Everything in the mechanics of a stroke is built around the grip that one uses for the stroke. In that no two people are exactly the same, it is not surprising that there are differing grips for each stoke. Of course, some grips are more appropriate for the modern game than others.

There are three grips that I would recommend for the forehand groundstoke: the Eastern Forehand Grip, the Semi-Western Grip and the Full Western Grip.

The Eastern Forehand Grip is essentially the "shake hands with the racquet handle" grip that has been taught for many years. Focusing on the base knuckle of your dominant hand’s index finger (the knuckle that is located where the finger meets the base of the hand), the Eastern Forehand Grip places this knuckle on the side of the racquet handle. To arrive at this grip, simply spread your fingers open across the string bed on your racquet face. Then, just slide down slowly until you arrive at the handle. You should now be holding the racquet in the Eastern Forehand grip.


(Note that you can click on each of the images in this article to pop up a larger, higher-resolution version.)

The Semi-Western Grip is my preferred forehand grip. It places the base knuckle of the index finger on the bevel of the racquet handle that is between the side and the bottom. If you place the racquet handle on your foot with the head on the ground, bend over and pick it up by its handle, you will be holding the racquet in the Semi-Western Grip.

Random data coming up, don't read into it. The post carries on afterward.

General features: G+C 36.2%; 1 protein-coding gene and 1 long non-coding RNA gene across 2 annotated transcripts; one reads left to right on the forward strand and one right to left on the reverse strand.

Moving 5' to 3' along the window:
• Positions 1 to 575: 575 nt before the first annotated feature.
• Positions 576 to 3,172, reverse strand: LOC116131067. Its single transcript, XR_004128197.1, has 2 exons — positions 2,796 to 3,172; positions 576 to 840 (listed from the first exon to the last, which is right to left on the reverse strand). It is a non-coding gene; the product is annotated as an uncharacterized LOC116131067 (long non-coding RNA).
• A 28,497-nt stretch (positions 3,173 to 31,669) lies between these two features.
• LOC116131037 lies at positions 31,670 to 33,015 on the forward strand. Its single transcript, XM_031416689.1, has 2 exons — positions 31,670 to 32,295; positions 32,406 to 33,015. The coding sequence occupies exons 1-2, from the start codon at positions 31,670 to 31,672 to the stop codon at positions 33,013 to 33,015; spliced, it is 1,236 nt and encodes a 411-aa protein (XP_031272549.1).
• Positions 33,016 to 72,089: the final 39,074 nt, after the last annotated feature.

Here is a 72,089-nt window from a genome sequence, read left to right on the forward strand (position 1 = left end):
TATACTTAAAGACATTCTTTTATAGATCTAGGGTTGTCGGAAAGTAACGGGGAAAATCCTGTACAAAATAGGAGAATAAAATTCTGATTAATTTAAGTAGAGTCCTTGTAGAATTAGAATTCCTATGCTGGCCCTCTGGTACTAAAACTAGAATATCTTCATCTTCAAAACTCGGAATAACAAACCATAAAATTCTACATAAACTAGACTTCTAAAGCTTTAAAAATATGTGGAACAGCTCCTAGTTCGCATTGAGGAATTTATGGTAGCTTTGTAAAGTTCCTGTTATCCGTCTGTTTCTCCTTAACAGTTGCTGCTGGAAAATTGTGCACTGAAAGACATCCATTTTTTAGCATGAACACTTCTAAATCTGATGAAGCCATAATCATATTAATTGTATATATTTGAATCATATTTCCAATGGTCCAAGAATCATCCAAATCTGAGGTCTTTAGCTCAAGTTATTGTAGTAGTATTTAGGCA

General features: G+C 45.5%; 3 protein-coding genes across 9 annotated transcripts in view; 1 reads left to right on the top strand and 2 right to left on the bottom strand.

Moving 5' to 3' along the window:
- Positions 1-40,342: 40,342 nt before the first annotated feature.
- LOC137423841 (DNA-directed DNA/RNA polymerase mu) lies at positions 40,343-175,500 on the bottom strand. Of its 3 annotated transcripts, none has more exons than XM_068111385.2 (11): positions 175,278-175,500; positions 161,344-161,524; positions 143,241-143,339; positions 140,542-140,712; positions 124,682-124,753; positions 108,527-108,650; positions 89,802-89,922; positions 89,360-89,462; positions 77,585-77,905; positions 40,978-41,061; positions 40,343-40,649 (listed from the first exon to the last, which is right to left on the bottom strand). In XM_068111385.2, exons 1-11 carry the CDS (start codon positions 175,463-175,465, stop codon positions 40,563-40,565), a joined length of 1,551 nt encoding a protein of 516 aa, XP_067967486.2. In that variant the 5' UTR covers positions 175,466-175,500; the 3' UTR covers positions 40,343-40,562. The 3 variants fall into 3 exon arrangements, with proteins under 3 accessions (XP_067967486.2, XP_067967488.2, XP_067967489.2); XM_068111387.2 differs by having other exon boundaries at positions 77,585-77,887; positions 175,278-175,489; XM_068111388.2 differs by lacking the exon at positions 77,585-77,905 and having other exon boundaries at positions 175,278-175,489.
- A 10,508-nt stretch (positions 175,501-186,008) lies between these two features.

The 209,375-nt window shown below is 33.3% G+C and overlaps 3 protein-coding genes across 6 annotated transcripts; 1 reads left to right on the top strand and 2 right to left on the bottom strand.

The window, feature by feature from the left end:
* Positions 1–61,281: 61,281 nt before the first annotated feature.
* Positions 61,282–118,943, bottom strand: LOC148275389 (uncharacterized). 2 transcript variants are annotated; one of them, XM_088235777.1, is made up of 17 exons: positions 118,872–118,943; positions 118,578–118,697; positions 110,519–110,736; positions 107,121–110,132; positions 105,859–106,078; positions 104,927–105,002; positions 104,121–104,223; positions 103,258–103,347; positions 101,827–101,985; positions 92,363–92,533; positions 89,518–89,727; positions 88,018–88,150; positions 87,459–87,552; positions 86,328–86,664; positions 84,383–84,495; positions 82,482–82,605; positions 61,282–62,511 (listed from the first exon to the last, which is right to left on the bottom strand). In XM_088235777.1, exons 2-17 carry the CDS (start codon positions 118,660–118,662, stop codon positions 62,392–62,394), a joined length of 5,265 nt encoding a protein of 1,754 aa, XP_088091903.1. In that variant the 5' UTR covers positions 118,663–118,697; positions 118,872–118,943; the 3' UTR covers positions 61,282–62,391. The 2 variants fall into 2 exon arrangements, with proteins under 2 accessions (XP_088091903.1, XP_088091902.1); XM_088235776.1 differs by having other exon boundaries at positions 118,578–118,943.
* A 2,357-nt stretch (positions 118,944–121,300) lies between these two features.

The Full-Western Grip is where the base knuckle of the index finger is resting on the bottom of the racquet handle. If you pretend that the racquet is really a frying pan and hold the handle as you would a frying pan, you are using the Full Western Grip. To hit a forehand with this grip, you need to bend your wrist at the moment of contact to open the racquet face.


Each of the above grips is used by pros on both of the tours. The Eastern Forehand grip is less likely to produce topspin than the others, but was essentially the grip used by Pete Sampras. It is not the most common grip in the modern game. But, this is not to suggest that adopting this grip as your primary forehand grip is wrong.

The Semi-Western Grip seems to be the most common grip among pros. It naturally allows for the imparting of topspin, but is still will allow a player to hit a ball flatly and with power. It is not as "severe" a grip as the Full Western Grip. So switching to a backhand grip(s) is usually not a difficulty.

The Full Western Grip is used by many pros. It automatically imparts lots of topspin. Of course hitting slice with this grip is very difficult. Clay court players often times choose this grip as their primary grip because of its high contact point (to be discussed later in this article). It is a bit more difficult to hit low bouncing balls with this grip if one does not bend one’s knees! Moving from the Full Western Grip to a backhand grip(s) can be a bit challenging for players…especially when returning serve.